The direct representation authorization

If, as a company, you conduct import or export activities that require all kinds of customs formalities, you will soon end up with a third party that can take care of such matters for you. These are usually forwarding agents and/or customs agents who offer support in making import and export declarations and handle communication with Customs. However, this representation will first have to be laid down in a signed authorization between your company and the representative. The most common method of representation included in this authorization is Direct Representation. Often, EvoFenedex's model agreement is used to clinch this "formality". I would like to advise you to carefully consider precisely what you are agreeing to in this authorization.

With Direct Representation, the customs representative acts in the name and on behalf of the interested party, in this case your company. The financial consequences of those actions can be far-reaching. Research into the party with whom you establish such a contract is therefore of the greatest importance.

The previously mentioned model agreement ( lists a number of acts for which you authorise the representative. I would like to highlight the specific act of making a return request.

When a mistake is made and/or an incorrect entry is detected in the customs (import) declaration, the representative is authorized to send a refund request, or in some cases additional payment, to Customs on your behalf. In practice, this turns out to be quite a fraud-sensitive issue. You ask the following questions with this construction:

  • Are you notified by your representative that a refund request has been posted? Errors are sometimes not communicated by your declarant/representative and Customs in many cases transfers the amount directly to the representative's bank account instead of yours.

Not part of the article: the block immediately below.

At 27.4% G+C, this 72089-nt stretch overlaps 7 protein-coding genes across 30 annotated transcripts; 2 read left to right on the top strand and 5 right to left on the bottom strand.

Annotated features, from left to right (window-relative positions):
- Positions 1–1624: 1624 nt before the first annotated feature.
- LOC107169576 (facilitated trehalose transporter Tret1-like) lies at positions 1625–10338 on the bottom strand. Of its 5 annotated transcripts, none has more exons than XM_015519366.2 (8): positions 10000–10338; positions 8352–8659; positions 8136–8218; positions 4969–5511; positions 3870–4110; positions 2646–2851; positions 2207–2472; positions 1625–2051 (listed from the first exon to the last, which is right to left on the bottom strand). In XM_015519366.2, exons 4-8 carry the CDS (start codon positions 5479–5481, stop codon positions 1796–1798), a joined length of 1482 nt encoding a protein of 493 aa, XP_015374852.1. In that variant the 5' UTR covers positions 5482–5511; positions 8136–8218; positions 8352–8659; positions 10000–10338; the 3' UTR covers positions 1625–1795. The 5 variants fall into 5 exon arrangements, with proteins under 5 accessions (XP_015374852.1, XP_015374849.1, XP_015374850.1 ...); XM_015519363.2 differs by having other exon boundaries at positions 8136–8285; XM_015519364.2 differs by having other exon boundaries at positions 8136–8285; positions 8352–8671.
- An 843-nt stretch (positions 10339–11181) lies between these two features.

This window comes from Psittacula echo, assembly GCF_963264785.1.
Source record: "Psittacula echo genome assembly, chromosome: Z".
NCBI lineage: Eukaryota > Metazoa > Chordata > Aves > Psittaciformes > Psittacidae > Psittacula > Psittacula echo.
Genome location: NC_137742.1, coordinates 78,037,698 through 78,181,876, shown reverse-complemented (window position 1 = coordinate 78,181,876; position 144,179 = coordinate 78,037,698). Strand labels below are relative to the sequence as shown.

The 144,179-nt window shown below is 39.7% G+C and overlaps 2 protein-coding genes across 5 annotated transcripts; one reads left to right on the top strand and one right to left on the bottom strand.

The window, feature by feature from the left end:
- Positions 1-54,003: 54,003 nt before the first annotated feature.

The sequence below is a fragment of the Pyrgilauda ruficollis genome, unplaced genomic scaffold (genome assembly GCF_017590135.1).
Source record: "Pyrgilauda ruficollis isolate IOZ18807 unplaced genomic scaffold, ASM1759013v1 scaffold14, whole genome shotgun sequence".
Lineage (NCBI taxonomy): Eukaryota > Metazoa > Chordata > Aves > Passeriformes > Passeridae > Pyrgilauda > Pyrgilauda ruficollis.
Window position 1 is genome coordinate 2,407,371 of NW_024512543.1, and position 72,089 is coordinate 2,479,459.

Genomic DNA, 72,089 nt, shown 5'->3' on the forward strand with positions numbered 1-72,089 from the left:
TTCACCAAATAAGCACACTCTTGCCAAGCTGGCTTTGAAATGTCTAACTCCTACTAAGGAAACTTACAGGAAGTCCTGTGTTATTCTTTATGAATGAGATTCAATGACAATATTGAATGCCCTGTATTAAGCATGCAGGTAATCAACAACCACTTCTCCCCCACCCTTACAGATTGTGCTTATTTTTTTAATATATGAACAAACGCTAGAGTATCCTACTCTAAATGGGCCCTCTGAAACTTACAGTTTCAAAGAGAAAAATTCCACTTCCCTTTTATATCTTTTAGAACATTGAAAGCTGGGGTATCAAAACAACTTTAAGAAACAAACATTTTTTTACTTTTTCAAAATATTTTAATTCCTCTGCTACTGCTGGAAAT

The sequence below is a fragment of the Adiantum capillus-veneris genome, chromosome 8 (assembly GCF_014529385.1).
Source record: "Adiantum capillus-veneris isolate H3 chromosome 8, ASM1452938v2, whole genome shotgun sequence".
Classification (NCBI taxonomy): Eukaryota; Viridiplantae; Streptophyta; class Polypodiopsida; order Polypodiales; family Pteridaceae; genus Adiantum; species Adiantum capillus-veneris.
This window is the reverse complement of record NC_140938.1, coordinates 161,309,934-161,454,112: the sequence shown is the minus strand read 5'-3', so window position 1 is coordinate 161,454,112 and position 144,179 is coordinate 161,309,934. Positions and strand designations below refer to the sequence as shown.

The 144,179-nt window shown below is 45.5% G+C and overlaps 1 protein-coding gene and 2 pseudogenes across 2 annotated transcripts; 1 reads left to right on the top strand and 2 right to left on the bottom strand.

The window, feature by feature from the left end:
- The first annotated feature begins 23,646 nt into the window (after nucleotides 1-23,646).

• Do you still calculate the import duty that has been paid yourself? In this construction, a representative could hypothetically "forget" tariff preferences (import duty rebate) and still recover them through a refund request, without you ever being informed about this.

The above by no means implies that this is a common phenomenon, however, it is bound to happen. In any case, the issue deserves more attention than it currently receives. We would like to remind you to be careful when dealing with contracts and third parties. Authorization is often signed, without hesitation, for an indefinite period. Did you know that you can limit an authorization to a specific period or one-off use? After all, the financial consequences can be very significant. Would you like to know more about this, or would you like to review your current agreements with third parties? Do not hesitate to contact one of our specialists so that we can assist you in streamlining your customs processes and ensuring their due diligence.

22 Dec 2022 at 1:56 pm
3 min
Published by:
Steven Sewberath Misser
Sr. Customs Specialist
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